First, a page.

Panel shows Devas deal was not wrong: Ex-scientist

February 5th, 2012 - 1:16 pm ICT by IANS  

ISRO Chennai, Feb 5 (IANS) A former space scientist blacklisted by the government from holding any government job over the Antrix-Devas deal said Sunday that the report by a two-member panel has vindicated their stand that scarce national resources were not thrown away cheaply.

“We have been saying that scarce national resource was not given away to any private party at throwaway prices. That is what the the two-member committee comprising B.K. Chaturvedi and Roddam Narasimha has concluded,” A. Bhaskaranarayana, former scientific secretary at ISRO, told IANS.

The two-membered panel said the deal may not have resulted in huge revenue loss - Rs.2 lakh crore - for the central government as projected by the Comptroller and Auditor General (CAG) and has also ruled out cheap selling of spectrum to Devas.

The panel and another five-member committee headed by former Central Vigilance Commissioner (CVC) Pratyush Sinha went into the controversial deal between ISRO’s commercial arm Antrix Corp and Bangalore-based Devas Multimedia. The deal was scrapped by the government.

Bhaskaranarayana is one of the four space scientists blacklisted by the central government from any government jobs or membership in a government committee last month.

The three other scientists facing the flak are G. Madhavan Nair, former chairman, Indian Space Research Organisation (ISRO), K.R. Sridharamurthi, former executive director of Antrix, the commercial arm of ISRO, and K.N. Shankara, former director of the ISRO satellite centre.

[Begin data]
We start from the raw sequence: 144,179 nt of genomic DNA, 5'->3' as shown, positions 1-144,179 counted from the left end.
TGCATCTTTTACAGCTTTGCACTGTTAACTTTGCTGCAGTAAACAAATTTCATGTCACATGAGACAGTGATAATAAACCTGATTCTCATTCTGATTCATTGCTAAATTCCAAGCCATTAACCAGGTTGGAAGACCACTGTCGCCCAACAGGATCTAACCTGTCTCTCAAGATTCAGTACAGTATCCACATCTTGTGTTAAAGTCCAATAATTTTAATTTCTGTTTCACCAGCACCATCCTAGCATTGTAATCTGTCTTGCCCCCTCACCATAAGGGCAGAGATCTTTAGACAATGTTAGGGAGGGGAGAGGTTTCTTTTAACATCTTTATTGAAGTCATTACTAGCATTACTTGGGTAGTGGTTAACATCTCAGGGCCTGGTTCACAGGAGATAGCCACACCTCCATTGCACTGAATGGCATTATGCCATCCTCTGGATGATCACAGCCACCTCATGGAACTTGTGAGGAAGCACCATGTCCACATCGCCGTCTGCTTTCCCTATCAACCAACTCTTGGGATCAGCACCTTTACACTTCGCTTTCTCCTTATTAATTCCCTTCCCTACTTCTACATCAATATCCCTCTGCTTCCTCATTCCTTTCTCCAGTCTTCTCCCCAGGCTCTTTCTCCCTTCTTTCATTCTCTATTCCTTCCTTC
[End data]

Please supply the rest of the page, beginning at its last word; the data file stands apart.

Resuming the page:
Bhaskaranarayana said the ban order on the four space scientists was “very severe”.

Referring to the indictment by the Sinha committee, he said: “As to the procedural lapses listed out by another committee, all I have to say is we had followed the earlier practice and nothing new.”

The Sinha committee has concluded that there have been serious lapses of judgement on the part of various officials, and in some cases the actions verged on the point of breach of public trust.

As per the deal, Antrix was to provide 70 MHz S-Band spectrum to Devas, which is into multimedia services. Antrix would provide the spectrum by leasing out transponders of two satellites to be built mainly for Devas.

Referring to the CAG’s estimation of loss, Bhaskaranarayana said: “We don’t know how the CAG had arrived at the loss figure as the space and terrestrial spectrum cannot be compared.”

Bhaskaranarayana said he has to study the reports made public Saturday night and decide on the future course of action.

He said if the four scientists were guilty or had malafide intention in concluding the Antrix-Devas deal, then they would have joined the private company post retirement.

“None of us have joined Devas. You can check out with other ISRO officials about our integrity. We have built our reputation over several decades,” Bhaskaranarayana said.

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